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FAA Issues Biggest Fine Ever for Unauthorized Drone Flights

The Federal Aviation Administration hit a Chicago company Tuesday with the biggest fine on record for illegally flying dozens of drones over New York and Chicago.

The company, SkyPan International, confirmed that it will pay $200,000 to settle a case in which the FAA accused it of launching 65 "unauthorized operations in some of our most congested airspace and heavily populated cities" from March 2012 to December 2014.

According to the FAA, SkyPan flew the drones near airports without notifying authorities — and it did so without getting the necessary airworthiness and registration paperwork. Not only that, the agency said, SkyPan didn't install basic safety gear like altimeters and transponders.

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In a statement, SkyPan — an aerial photography company that's often used by architects and construction companies working on new projects — said it neither admits nor denies the allegations and "wishes to resolve this matter without any further expense or delay of business."

The $200,000 fine is a small fraction of the $1.9 million penalty the FAA initially sought, but it's still the biggest civil penalty ever slapped on a drone company.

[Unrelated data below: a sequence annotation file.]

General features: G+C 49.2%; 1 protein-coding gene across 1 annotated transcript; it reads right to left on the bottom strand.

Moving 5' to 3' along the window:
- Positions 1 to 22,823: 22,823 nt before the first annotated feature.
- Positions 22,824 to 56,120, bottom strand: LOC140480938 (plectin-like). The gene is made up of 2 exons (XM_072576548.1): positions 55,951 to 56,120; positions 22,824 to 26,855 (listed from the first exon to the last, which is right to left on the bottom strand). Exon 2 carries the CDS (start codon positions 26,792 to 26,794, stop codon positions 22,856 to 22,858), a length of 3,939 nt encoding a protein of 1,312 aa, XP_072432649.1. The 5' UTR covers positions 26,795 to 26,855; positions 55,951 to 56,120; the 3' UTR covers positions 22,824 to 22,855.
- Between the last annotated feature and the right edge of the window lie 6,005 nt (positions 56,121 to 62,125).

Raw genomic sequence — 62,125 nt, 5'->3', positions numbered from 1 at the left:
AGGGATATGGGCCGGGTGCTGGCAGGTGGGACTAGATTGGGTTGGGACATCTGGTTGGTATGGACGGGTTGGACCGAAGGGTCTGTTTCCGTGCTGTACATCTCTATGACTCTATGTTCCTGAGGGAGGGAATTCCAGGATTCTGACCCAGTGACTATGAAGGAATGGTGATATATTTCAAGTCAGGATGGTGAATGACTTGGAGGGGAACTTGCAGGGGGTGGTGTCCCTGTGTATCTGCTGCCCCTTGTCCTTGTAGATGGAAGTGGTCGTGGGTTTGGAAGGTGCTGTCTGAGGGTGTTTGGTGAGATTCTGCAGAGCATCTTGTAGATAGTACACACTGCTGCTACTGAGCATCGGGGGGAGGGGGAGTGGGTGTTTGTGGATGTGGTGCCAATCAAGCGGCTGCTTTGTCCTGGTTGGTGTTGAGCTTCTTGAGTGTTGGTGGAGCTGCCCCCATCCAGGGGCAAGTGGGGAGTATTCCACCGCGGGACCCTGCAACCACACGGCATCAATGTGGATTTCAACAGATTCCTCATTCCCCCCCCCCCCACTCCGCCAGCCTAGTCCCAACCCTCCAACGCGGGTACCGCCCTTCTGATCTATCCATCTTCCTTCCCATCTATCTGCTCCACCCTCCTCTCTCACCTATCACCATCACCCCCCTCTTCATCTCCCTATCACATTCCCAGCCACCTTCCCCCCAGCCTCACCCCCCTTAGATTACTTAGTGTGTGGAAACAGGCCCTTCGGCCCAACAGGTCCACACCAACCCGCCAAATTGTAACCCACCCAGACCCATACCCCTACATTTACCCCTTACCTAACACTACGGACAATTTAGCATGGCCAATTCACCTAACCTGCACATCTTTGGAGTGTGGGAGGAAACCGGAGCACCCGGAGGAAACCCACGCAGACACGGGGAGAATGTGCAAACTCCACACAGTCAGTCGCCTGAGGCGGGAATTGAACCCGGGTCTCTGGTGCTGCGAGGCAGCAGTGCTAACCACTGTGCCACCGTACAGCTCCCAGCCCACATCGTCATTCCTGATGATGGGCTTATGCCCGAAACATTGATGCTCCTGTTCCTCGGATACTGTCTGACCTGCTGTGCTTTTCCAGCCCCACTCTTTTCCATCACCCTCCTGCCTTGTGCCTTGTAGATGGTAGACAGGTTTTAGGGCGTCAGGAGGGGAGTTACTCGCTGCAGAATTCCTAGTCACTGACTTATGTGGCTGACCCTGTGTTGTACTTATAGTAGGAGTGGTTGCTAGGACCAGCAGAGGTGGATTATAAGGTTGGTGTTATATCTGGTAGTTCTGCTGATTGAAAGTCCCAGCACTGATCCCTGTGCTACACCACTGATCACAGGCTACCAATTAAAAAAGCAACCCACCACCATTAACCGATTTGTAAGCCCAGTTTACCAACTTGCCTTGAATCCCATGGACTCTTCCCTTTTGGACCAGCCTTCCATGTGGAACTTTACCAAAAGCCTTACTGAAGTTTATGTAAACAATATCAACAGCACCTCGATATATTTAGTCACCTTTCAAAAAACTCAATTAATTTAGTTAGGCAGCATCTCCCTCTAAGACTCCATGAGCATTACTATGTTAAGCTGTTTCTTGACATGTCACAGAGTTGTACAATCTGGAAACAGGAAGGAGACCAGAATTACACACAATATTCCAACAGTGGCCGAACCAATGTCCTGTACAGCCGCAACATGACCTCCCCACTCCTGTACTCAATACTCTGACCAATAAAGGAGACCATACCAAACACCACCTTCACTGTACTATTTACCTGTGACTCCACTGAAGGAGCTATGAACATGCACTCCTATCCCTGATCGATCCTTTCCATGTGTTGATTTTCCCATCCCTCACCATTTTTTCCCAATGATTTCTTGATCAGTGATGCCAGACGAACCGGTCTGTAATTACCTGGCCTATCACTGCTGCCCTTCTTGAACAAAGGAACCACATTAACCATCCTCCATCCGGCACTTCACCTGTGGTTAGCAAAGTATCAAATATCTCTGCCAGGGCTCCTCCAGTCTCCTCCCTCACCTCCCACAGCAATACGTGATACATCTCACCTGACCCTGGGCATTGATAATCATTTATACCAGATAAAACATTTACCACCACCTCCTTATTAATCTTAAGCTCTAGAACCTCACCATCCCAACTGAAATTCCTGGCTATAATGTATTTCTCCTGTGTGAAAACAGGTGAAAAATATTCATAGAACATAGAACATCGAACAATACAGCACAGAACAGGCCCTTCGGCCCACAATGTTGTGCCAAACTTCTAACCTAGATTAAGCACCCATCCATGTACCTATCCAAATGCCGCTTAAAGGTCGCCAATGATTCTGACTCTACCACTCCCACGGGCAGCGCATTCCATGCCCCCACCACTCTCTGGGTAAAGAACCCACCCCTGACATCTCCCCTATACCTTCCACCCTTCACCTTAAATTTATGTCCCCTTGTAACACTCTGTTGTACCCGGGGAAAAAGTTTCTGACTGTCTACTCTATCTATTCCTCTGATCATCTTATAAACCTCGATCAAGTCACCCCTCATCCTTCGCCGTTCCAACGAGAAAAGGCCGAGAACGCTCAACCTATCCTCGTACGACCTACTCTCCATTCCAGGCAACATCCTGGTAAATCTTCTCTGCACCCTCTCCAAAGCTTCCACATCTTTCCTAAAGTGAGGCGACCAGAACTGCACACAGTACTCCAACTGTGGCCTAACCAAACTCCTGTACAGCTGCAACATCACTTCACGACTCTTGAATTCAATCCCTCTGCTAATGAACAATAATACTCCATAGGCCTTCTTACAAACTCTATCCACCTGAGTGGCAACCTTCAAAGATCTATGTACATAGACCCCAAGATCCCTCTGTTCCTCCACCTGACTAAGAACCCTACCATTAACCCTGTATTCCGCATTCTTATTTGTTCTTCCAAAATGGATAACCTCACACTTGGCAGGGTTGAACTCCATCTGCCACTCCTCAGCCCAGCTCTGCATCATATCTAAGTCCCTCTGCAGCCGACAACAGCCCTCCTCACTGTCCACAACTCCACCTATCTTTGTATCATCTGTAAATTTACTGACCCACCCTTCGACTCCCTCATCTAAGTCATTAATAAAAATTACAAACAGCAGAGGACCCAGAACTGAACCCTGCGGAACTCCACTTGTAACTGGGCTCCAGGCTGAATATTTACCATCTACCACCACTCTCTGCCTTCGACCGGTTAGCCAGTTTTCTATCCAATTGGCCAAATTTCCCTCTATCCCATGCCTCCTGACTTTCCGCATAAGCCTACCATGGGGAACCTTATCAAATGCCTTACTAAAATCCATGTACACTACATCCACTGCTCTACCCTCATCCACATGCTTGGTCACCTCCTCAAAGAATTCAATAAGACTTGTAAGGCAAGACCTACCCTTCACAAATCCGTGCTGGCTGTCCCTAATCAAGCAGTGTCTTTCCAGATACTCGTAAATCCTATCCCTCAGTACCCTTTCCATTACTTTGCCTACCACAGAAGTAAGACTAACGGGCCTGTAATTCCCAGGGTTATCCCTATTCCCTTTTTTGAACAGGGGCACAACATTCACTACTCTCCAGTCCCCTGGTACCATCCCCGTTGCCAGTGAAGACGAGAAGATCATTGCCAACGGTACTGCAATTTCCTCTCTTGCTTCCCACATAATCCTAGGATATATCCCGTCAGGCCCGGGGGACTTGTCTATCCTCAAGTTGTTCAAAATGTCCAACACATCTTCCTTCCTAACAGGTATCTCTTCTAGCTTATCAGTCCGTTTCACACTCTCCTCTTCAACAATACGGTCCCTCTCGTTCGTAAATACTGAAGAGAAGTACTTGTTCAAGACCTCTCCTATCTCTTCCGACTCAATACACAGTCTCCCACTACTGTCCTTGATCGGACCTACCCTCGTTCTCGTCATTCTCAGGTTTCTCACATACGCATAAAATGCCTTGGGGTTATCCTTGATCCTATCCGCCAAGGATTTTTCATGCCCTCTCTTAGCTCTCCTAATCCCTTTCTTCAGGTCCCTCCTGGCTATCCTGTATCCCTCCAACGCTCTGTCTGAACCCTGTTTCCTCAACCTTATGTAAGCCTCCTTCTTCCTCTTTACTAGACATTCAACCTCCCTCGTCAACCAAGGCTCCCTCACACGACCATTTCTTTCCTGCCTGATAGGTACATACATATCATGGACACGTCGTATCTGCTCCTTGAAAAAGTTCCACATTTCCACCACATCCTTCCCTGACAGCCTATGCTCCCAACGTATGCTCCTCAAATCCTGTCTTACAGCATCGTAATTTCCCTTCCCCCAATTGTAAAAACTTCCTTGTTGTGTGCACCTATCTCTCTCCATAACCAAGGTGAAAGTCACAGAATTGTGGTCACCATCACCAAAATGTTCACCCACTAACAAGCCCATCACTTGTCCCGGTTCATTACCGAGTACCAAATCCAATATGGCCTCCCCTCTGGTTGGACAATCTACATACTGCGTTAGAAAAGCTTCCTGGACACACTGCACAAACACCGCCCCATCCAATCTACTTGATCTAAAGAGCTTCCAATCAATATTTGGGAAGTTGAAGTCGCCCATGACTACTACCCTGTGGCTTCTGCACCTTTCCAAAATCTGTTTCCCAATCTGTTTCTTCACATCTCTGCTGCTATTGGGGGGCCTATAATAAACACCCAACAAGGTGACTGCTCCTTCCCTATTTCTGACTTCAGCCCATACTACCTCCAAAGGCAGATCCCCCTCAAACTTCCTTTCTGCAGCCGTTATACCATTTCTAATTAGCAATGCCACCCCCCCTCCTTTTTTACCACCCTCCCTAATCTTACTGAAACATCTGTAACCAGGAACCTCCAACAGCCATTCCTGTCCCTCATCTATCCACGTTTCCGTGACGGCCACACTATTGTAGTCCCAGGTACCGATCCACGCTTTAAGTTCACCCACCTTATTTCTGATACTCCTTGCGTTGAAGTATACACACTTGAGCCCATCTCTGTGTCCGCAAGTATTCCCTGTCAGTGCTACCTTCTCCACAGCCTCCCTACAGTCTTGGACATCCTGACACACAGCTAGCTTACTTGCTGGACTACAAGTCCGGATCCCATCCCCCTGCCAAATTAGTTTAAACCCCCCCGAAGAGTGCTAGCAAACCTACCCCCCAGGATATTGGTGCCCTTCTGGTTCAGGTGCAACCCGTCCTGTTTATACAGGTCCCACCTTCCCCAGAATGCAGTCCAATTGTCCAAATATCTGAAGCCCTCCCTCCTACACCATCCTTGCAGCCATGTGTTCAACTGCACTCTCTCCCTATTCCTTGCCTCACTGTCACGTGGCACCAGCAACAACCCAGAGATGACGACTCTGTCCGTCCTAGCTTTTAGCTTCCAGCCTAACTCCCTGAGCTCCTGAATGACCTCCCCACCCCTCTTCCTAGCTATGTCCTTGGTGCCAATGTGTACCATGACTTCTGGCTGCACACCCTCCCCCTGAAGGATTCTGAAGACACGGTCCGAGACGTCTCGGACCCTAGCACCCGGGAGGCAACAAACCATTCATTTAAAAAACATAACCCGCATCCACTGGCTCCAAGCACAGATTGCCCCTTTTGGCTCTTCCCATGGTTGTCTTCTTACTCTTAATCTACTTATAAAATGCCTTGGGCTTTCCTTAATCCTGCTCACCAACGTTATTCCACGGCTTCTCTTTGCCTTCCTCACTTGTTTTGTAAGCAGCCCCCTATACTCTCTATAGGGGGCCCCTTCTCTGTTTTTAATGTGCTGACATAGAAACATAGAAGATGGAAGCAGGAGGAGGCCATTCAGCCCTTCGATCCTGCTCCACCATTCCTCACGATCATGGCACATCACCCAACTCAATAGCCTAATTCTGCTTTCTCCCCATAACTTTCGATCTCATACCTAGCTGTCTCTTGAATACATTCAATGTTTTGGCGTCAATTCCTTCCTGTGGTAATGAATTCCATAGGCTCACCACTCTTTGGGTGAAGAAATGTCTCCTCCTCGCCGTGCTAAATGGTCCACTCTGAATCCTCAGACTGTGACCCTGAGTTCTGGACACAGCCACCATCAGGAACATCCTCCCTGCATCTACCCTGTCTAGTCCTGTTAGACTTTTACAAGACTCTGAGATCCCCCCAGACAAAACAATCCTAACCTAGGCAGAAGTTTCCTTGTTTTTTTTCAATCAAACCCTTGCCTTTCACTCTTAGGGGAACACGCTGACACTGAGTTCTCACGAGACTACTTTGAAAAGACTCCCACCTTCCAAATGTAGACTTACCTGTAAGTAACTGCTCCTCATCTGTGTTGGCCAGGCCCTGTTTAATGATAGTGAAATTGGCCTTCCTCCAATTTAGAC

The FAA has struggled for years to figure out how to keep aviation safe as drones — what it calls "unmanned aircraft systems" — flock to the skies like starlings.

Related: Drone Collision with Jet Highlights Growing Aviation Danger

As late as last year, companies were still required to request case-by-case permission from the federal government for any commercial drone use, which could take months.

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Those regulations were relaxed in August, but the rule-making is still incomplete. Meanwhile, more than 40 companies showed off new drone technology at this month's Consumer Electronics Show, and domestic drone sales are forecast to top $3.3 billion in 2017 — up by 40 percent over last year.

Related: One of These Drones Could Save Your Life

So later this month, the FAA is expected to appoint three task groups: one to sort out the thicket of local, state and federal rules for drones, one to pave the way to new rules that can accommodate advancing technology — and one to figure out how to pay for all that.